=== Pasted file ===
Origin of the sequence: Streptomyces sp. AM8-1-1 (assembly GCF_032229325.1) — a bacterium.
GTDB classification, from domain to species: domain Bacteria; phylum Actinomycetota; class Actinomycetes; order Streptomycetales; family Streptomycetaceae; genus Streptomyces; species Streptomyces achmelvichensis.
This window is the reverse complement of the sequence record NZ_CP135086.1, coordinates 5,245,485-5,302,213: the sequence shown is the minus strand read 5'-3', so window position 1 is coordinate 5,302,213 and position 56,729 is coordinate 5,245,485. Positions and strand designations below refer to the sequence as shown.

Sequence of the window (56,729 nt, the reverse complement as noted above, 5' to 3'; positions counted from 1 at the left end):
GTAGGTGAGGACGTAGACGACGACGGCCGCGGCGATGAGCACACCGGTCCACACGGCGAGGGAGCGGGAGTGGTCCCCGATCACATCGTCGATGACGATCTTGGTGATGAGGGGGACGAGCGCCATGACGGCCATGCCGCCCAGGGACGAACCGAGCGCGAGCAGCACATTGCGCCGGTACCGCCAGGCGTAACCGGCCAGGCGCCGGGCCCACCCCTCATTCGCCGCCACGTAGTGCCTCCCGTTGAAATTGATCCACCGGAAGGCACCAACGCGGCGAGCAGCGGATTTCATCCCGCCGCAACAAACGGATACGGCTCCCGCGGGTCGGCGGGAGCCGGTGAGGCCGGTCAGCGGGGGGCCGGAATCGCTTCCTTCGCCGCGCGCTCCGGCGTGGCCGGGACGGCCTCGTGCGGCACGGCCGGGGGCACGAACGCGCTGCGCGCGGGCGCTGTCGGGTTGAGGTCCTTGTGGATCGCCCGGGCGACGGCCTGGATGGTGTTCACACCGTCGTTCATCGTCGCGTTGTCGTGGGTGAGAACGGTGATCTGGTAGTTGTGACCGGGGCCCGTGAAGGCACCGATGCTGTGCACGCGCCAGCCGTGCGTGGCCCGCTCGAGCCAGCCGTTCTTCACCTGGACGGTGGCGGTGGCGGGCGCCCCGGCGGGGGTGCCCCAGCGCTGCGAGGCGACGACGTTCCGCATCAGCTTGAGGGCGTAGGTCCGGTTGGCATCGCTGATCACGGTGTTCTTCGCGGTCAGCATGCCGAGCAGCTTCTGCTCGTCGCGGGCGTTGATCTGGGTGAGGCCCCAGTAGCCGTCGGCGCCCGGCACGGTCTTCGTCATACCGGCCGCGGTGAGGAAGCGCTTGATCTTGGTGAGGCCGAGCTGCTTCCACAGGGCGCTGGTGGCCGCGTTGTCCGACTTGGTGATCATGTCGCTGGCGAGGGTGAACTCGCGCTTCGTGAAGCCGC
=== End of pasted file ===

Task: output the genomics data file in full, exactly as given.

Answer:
Origin of the sequence: Streptomyces sp. AM8-1-1 (assembly GCF_032229325.1) — a bacterium.
GTDB classification, from domain to species: domain Bacteria; phylum Actinomycetota; class Actinomycetes; order Streptomycetales; family Streptomycetaceae; genus Streptomyces; species Streptomyces achmelvichensis.
This window is the reverse complement of the sequence record NZ_CP135086.1, coordinates 5,245,485-5,302,213: the sequence shown is the minus strand read 5'-3', so window position 1 is coordinate 5,302,213 and position 56,729 is coordinate 5,245,485. Positions and strand designations below refer to the sequence as shown.

Sequence of the window (56,729 nt, the reverse complement as noted above, 5' to 3'; positions counted from 1 at the left end):
GTAGGTGAGGACGTAGACGACGACGGCCGCGGCGATGAGCACACCGGTCCACACGGCGAGGGAGCGGGAGTGGTCCCCGATCACATCGTCGATGACGATCTTGGTGATGAGGGGGACGAGCGCCATGACGGCCATGCCGCCCAGGGACGAACCGAGCGCGAGCAGCACATTGCGCCGGTACCGCCAGGCGTAACCGGCCAGGCGCCGGGCCCACCCCTCATTCGCCGCCACGTAGTGCCTCCCGTTGAAATTGATCCACCGGAAGGCACCAACGCGGCGAGCAGCGGATTTCATCCCGCCGCAACAAACGGATACGGCTCCCGCGGGTCGGCGGGAGCCGGTGAGGCCGGTCAGCGGGGGGCCGGAATCGCTTCCTTCGCCGCGCGCTCCGGCGTGGCCGGGACGGCCTCGTGCGGCACGGCCGGGGGCACGAACGCGCTGCGCGCGGGCGCTGTCGGGTTGAGGTCCTTGTGGATCGCCCGGGCGACGGCCTGGATGGTGTTCACACCGTCGTTCATCGTCGCGTTGTCGTGGGTGAGAACGGTGATCTGGTAGTTGTGACCGGGGCCCGTGAAGGCACCGATGCTGTGCACGCGCCAGCCGTGCGTGGCCCGCTCGAGCCAGCCGTTCTTCACCTGGACGGTGGCGGTGGCGGGCGCCCCGGCGGGGGTGCCCCAGCGCTGCGAGGCGACGACGTTCCGCATCAGCTTGAGGGCGTAGGTCCGGTTGGCATCGCTGATCACGGTGTTCTTCGCGGTCAGCATGCCGAGCAGCTTCTGCTCGTCGCGGGCGTTGATCTGGGTGAGGCCCCAGTAGCCGTCGGCGCCCGGCACGGTCTTCGTCATACCGGCCGCGGTGAGGAAGCGCTTGATCTTGGTGAGGCCGAGCTGCTTCCACAGGGCGCTGGTGGCCGCGTTGTCCGACTTGGTGATCATGTCGCTGGCGAGGGTGAACTCGCGCTTCGTGAAGCCGC